When asked, I was clear in that 11-minute ABC interview that I was not involved in the waterboarding and that I had received information about a single instance of its use and apparent success. I was candid in saying that waterboarding was something that we needed to do given the uncertainty and unknowns of those perilous times immediately after 9/11, but that with the benefit of time, calm, and improved intelligence focus and lessons learned, I did regard it as torture -- an unacceptable breach of American values and principles. As President Obama has said, the cost to our national image is not worth the potential gain.
The story mushroomed beyond my wildest imagination. I had no idea I was the first CIA veteran to confirm the rumored use of waterboarding, and I responded to dozens of press inquiries in the days that followed. I made clear each time that I did not participate in water boarding and that I did regard it as torture. I repeated what I was told and believed was true: Abu Zubaydah had been subjected to it one time, for no more than 35 seconds. And I stood firm in defending the CIA as an agency doing heroic work with little appreciation or thanks, its people sacrificing safety and family and a thousand comforts to protect the country as best they possibly could.
Only last year, when the Justice Department released memos outlining torture procedures did I learn that Zubaydah had been waterboarded at least 83 times. Separately, the CIA’s inspector general has confirmed allegations in a report he released last year that the CIA began waterboarding Abu Zubaydah before it had written permission to do so. I believe now that the CIA did not report these sessions even internally, which means that my colleagues and I had been misled.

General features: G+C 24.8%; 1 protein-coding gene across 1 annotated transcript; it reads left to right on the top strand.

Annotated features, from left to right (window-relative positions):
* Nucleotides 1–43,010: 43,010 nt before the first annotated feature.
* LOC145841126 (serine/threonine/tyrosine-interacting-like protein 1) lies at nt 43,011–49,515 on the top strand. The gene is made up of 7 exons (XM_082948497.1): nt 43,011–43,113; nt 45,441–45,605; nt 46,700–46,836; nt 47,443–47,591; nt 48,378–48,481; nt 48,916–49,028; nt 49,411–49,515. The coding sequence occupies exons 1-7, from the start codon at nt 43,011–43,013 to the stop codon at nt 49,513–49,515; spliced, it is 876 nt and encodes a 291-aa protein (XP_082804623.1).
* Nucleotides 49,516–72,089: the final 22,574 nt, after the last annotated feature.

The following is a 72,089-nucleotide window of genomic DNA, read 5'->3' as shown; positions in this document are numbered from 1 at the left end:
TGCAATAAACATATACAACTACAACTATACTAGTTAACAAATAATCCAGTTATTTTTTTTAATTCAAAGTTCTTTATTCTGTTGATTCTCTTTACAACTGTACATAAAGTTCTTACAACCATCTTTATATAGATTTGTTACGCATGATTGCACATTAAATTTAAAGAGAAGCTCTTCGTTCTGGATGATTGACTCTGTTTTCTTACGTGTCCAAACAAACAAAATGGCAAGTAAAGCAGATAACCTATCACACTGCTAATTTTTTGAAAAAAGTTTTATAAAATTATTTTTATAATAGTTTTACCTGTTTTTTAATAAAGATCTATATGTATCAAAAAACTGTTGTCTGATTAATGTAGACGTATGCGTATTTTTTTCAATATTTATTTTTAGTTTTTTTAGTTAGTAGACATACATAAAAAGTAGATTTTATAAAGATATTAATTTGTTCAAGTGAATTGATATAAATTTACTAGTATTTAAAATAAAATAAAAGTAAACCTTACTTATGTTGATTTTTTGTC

My shock deepened when some in the press portrayed me as a dupe and possibly some sort of CIA plant who was supposed to deflect criticism from the Agency. The very idea was just plain laughable. And I am mystified by how some on the right have called me a patriot for proving waterboarding works and at the same time some on the left have saluted me as a whistleblower shining a light on CIA misconduct; this just shows me the issue was far more complicated than sound bites can convey and maybe that my answers were too nuanced for such a tinderbox issue.
I spoke out to shine a light on a practice that I found troubling and that undermined America’s standing in the world – and to point the finger much higher up the chain of command than CIA headquarters while standing behind the rank-and-file officers doing the hardest, toughest, and most dangerous work. Instead, I found myself in the middle of a controversy.
Being a participant in the national debate over torture was both a privilege and, in some respects, a difficult personal experience. This is a debate worth having if we come out of it with a greater appreciation for what sets us apart -- a reaffirmation, in rejecting torture, of American exceptionalism. I didn’t like that my reputation probably took a hit, and conceded being naïve in the face of a media whirlwind, but that’s a small price to pay for getting at the truth.
My wife and children and the Agency I still believe in deserve no less from me.
Steven E. Levingston
March 18, 2010; 5:30 AM ET
Categories: Guest Blogger | Tags: debate over waterboarding; cia agent claim of waterboarding